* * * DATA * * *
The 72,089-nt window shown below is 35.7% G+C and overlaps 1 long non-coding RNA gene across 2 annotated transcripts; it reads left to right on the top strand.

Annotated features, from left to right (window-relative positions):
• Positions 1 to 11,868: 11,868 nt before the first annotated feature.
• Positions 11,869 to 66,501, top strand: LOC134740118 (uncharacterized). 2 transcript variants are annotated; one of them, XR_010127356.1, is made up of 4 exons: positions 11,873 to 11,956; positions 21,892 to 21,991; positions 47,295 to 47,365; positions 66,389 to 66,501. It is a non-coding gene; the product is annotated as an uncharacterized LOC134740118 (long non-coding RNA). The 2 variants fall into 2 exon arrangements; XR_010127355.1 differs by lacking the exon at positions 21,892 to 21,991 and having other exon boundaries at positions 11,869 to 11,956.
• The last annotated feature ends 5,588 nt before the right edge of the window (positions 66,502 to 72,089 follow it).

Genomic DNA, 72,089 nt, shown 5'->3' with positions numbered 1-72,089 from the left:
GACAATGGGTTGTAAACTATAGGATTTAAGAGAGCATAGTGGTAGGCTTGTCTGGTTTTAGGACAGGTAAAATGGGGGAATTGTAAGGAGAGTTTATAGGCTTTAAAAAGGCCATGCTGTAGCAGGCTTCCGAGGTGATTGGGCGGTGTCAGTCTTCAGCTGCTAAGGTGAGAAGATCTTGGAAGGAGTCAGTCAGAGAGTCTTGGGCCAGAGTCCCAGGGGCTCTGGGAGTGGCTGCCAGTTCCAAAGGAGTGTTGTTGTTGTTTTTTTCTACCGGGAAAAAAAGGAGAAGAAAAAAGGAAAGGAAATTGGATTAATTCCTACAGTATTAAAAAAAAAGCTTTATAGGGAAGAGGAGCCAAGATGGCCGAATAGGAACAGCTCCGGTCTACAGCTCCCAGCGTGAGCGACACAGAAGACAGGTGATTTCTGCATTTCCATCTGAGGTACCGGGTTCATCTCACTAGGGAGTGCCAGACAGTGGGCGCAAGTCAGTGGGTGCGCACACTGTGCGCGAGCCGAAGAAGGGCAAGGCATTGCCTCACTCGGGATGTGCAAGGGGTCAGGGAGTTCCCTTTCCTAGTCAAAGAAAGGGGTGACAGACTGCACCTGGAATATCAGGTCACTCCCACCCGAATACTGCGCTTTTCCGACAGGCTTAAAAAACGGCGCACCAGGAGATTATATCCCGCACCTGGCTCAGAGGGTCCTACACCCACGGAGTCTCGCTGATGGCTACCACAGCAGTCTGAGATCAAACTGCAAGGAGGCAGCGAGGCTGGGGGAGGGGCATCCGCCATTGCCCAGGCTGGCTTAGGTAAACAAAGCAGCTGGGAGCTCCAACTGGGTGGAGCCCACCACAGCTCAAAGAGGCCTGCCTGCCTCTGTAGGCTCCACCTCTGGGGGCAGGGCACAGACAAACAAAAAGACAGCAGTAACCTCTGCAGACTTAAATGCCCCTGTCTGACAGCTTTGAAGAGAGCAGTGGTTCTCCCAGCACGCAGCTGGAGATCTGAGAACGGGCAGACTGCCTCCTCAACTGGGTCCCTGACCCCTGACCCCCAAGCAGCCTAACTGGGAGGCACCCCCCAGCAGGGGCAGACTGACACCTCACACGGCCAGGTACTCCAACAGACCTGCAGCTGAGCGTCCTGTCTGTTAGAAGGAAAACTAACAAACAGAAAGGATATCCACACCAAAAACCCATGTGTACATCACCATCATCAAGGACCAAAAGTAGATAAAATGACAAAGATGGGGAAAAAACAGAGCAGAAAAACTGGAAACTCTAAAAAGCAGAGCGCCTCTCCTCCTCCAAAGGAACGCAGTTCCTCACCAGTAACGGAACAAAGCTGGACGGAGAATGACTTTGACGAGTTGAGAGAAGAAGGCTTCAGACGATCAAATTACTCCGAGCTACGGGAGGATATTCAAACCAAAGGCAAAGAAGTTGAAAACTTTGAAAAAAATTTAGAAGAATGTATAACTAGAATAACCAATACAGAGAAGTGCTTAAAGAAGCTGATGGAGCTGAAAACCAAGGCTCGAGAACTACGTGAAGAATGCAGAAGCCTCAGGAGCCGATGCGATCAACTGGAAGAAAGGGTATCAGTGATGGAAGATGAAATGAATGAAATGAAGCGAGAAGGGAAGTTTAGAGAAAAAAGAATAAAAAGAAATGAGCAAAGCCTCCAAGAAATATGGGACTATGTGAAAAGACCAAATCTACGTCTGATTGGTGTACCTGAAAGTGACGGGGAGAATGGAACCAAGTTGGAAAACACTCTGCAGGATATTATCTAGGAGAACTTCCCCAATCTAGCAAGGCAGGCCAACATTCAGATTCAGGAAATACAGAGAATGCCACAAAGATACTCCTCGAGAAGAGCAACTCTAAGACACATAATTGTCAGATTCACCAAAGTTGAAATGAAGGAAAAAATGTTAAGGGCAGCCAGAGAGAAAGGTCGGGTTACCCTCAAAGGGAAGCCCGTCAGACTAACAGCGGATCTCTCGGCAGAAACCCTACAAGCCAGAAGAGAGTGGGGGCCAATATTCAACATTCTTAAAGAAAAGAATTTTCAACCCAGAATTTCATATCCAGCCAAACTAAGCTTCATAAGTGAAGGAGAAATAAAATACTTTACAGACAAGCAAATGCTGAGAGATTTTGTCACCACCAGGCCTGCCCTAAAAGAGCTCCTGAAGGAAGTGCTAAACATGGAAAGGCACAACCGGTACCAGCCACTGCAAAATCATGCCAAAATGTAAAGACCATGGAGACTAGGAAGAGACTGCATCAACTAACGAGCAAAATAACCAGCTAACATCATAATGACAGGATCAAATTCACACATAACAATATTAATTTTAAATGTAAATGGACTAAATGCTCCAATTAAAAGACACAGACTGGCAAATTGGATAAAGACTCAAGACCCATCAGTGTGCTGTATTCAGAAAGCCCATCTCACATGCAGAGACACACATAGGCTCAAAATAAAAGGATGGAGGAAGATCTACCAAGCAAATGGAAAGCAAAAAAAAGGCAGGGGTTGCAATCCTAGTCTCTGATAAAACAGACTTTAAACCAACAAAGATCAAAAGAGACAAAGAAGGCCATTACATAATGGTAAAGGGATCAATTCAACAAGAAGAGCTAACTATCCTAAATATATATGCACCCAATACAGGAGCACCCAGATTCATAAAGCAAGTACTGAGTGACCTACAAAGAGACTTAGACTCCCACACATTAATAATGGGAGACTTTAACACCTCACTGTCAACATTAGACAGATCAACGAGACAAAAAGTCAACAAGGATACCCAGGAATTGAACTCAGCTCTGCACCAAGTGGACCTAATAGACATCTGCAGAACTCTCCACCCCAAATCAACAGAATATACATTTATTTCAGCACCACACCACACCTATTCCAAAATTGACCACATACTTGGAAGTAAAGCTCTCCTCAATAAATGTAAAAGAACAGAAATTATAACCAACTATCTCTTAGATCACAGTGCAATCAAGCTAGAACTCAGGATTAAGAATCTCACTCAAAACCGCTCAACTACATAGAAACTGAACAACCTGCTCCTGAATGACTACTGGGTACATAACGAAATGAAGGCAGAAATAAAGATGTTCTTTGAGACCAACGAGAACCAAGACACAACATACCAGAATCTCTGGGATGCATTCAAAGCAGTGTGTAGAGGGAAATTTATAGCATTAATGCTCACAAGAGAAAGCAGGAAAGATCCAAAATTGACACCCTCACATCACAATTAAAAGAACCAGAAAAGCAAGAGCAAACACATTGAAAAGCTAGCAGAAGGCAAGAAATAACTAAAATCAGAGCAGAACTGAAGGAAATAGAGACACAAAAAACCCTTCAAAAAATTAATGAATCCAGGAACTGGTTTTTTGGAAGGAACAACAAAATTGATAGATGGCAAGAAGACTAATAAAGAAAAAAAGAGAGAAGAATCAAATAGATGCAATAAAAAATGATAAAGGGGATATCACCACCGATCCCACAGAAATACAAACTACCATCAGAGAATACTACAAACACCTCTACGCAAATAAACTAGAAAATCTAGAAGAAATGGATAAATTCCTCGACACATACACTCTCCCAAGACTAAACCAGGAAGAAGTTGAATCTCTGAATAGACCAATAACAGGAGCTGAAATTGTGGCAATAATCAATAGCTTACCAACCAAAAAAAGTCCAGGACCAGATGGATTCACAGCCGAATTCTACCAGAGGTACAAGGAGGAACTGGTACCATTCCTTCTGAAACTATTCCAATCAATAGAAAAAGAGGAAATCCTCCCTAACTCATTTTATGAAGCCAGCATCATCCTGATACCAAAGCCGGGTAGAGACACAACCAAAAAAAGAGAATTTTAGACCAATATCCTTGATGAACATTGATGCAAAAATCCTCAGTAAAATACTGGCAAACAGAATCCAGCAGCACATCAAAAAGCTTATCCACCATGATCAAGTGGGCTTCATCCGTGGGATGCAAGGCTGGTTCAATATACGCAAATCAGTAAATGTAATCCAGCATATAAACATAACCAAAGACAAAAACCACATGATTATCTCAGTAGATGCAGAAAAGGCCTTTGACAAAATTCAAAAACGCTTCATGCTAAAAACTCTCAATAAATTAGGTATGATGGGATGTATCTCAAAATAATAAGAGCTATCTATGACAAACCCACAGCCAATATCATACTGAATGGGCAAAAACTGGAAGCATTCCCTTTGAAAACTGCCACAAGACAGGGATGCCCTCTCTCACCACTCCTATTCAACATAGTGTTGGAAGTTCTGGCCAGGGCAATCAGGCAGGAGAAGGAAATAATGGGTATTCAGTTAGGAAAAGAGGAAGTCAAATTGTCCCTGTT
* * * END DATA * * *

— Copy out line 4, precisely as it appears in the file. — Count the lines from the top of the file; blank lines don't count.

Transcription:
• Positions 11,869 to 66,501, top strand: LOC134740118 (uncharacterized). 2 transcript variants are annotated; one of them, XR_010127356.1, is made up of 4 exons: positions 11,873 to 11,956; positions 21,892 to 21,991; positions 47,295 to 47,365; positions 66,389 to 66,501. It is a non-coding gene; the product is annotated as an uncharacterized LOC134740118 (long non-coding RNA). The 2 variants fall into 2 exon arrangements; XR_010127355.1 differs by lacking the exon at positions 21,892 to 21,991 and having other exon boundaries at positions 11,869 to 11,956.